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BC/DR: The Channel's Opportunity

January 13, 2014 - Article

By Joan Engebretson

Business continuity and disaster recovery (BC/DR) are two key voice and data communications growth areas. While disaster recovery focuses on restoring a company’s data in the event of a disaster, business continuity focuses on enabling the company to remain operational in the event that voice or data communications are interrupted.

More than a third (34.8 percent) of respondents to a 2012 survey from DR software provider Acronis said spending on disaster recovery would be higher in 2013, including 8.2 percent who said it would be much higher.

BC/DR opportunities for channel partners range from conducting risk assessment analysis for large corporate customers to ensuring that a small business customer has redundant connectivity. In this article we look at how three channel partners are maximizing these opportunities.

Assessing Risk

Portland, Ore.-based telecommunications consulting firm NetSource Group employs salespeople who are capable of doing risk assessment for customers — determining the likelihood of various types of disasters that might befall the company. Based on that assessment, NetSource Group recommends a combination of solutions that typically includes storage, backup and restore capability, hosted email or hosted Microsoft Exchange, and replication servers.

The latter may be located at the customer premises or, preferably, in another customer facility or third-party data center, said Tricia Ward, president of NetSource Group. Alternatively, customers may opt for a solution based on remotely located virtual servers.

If a customer opts for a cloud-based solution, one of the ways that NetSource Group adds value is by looking at the implementation track record of various cloud service  providers and steering customers toward the ones with which other customers have had the most positive experiences.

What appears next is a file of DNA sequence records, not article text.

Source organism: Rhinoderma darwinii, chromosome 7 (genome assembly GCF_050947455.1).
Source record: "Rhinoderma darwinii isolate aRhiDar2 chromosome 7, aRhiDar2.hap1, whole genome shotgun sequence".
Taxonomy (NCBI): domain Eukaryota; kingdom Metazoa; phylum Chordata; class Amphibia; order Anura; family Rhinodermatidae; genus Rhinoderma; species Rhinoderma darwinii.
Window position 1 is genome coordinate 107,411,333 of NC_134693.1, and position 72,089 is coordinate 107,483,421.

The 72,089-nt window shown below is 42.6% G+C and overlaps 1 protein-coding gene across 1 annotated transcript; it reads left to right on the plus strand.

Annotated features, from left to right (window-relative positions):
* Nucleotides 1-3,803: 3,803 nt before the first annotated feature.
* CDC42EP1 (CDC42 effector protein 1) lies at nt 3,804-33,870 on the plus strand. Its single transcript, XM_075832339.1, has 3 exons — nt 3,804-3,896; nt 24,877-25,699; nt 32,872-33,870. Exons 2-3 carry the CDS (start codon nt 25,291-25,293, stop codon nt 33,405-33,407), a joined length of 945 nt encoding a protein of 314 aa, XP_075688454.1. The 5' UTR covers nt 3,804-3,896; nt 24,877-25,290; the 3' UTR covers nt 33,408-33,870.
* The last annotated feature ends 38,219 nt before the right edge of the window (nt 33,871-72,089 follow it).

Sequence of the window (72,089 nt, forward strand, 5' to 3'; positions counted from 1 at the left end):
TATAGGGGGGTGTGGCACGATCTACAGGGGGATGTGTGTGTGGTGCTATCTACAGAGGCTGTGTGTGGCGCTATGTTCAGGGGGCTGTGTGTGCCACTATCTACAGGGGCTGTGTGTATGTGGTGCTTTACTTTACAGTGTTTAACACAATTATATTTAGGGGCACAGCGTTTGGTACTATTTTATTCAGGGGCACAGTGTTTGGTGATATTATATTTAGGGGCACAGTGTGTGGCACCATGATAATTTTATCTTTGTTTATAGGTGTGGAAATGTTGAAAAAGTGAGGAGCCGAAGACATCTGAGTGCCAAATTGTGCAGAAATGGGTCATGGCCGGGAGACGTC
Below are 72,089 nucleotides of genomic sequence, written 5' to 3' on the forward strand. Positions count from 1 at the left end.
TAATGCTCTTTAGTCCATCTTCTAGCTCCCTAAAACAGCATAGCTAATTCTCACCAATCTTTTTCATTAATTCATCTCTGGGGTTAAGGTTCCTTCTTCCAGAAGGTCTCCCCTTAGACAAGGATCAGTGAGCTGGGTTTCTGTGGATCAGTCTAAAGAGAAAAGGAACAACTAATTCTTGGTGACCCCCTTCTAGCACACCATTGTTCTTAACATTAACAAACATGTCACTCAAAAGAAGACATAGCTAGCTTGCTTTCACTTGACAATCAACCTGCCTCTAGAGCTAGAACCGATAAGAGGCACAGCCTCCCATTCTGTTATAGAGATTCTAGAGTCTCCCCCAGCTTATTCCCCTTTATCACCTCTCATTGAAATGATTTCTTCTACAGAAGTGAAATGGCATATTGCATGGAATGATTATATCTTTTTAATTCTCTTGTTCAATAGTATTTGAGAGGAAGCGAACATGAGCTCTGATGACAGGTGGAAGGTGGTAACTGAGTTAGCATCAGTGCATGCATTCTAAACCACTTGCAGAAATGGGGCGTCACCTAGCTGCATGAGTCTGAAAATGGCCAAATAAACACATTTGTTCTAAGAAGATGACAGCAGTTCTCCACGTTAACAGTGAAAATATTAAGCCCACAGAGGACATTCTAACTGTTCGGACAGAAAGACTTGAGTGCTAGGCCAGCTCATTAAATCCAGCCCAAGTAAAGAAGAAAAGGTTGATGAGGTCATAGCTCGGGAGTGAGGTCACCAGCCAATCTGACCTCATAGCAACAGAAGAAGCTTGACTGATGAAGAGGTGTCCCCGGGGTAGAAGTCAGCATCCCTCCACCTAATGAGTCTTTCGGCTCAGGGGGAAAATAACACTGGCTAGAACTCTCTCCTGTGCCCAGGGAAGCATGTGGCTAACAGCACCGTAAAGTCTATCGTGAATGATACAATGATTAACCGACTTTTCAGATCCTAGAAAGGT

If a customer wants to own and control its own backup servers, the discussion about that hardware is typically part of a broader discussion about the companies’ servers. “Primary and redundant servers are one pitch," said Ward.

Certain types of customers are more likely to be concerned about BC/DR, including those in health care and retail, which may be legally required to have certain BC/DR capabilities in place, Ward noted. Customers also are more likely to be interested in BC/DR after “triggering events" such as highly publicized hurricanes, she said.

Some customers come to NetSource for BC/DR through referrals. NetSource also attends executive forums and conferences in target industries such as health care and banking, and they have partnered with some service providers in putting on seminars to educate customers about BC/DR.

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